Library Of Congress Highlights Racist News Coverage Used To Justify Criminalizing Marijuana A Century Ago

Library Of Congress Highlights Racist News Coverage Used To Justify Criminalizing Marijuana A Century Ago

The Library of Congress (LOC) is documenting racist depictions of marijuana in early 20th century news coverage that helped to drive the criminalization of cannabis, highlighting sensationalized articles about the plant that the federal research body says effectively served as “anti-Mexican propaganda.” As part of the institution’s “Chronicling America” project, which digitizes media from throughout U.S. history, LOC published a timeline last week that gives examples of headlines concerning cannabis from 1897 to 1915. “From the late 19th to early 20th century, newspapers reported the early rise of marihuana (known today as marijuana),” the post states. “Alarming reports of the menace of marihuana reach the United States press. Tales of alleged atrocities fueled by the drug are often tied to anti-Mexican propaganda.” On a landing page featuring links to the digitized newspaper clippings, LOC warns: “Some of the linked articles contain ethnic slurs and offensive characterizations.” One early article on marijuana, published in The Sun in August 1897, said that the plant “continues to impel people of the lower orders to wild and desperate deeds.” In a separate 1897 piece in the Tombstone Prospector, which reported on an alleged attempt to smuggle cannabis into a prison, marijuana is characterized as “a kind of a loco weed which is more powerful than opium.” Via Library of Congress. “The Mexicans mix it with tobacco and smoke it in cigarettes, which causes a hilarity not equalled by any other form of dissipation,” it continues. “When smuggled inside the prison walls the Mexicans readily…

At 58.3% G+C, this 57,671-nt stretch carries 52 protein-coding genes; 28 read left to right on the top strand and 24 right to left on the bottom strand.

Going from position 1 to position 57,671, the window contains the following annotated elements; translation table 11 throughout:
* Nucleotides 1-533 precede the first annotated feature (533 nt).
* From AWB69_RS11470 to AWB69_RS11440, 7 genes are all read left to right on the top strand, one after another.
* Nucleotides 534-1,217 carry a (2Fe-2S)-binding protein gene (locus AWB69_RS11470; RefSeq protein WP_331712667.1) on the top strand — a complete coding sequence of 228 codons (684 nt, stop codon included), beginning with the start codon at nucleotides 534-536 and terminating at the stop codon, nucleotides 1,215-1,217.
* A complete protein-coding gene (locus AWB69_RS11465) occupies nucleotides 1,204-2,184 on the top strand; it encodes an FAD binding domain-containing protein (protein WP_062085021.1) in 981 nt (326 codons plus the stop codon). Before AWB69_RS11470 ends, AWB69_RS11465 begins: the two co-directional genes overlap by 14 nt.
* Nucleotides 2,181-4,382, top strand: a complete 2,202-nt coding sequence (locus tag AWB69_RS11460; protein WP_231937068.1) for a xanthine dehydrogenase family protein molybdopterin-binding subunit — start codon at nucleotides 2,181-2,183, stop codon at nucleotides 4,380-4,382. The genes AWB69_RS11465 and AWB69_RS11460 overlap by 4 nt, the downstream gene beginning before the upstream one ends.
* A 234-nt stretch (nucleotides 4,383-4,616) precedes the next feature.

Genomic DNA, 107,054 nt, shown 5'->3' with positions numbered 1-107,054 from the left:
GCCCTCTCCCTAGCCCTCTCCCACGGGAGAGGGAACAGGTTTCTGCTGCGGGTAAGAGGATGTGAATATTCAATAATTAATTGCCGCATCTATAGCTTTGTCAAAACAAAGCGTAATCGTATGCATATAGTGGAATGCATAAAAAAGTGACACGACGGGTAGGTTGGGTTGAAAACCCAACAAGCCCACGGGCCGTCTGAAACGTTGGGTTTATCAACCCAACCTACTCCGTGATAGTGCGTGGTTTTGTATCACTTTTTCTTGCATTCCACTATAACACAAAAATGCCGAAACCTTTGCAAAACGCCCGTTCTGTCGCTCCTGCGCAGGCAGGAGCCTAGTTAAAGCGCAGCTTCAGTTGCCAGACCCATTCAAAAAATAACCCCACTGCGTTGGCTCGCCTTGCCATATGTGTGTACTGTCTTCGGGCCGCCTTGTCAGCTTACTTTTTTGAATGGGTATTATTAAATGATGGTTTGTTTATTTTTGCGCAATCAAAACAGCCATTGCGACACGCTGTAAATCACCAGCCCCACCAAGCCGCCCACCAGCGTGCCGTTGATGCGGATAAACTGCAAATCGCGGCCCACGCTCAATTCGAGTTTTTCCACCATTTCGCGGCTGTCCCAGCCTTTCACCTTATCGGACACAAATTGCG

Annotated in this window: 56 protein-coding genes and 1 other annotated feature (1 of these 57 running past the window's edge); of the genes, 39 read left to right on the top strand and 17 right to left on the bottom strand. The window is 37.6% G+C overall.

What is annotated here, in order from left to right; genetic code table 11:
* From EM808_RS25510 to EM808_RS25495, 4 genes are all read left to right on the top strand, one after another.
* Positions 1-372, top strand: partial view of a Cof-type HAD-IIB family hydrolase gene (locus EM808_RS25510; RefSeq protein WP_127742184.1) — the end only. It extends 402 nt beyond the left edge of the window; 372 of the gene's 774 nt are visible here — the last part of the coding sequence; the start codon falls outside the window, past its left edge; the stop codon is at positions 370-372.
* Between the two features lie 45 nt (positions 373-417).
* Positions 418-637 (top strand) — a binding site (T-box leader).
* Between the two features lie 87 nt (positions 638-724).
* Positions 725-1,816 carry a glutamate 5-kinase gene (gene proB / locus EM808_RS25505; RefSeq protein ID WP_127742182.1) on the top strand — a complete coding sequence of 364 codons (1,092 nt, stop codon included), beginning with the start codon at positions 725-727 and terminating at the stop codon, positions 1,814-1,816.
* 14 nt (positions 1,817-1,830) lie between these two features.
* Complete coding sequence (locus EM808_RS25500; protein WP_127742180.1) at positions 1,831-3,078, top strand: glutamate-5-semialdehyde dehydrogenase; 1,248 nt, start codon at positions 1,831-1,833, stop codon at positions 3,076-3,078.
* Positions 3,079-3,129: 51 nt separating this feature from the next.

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Source : MJ moment
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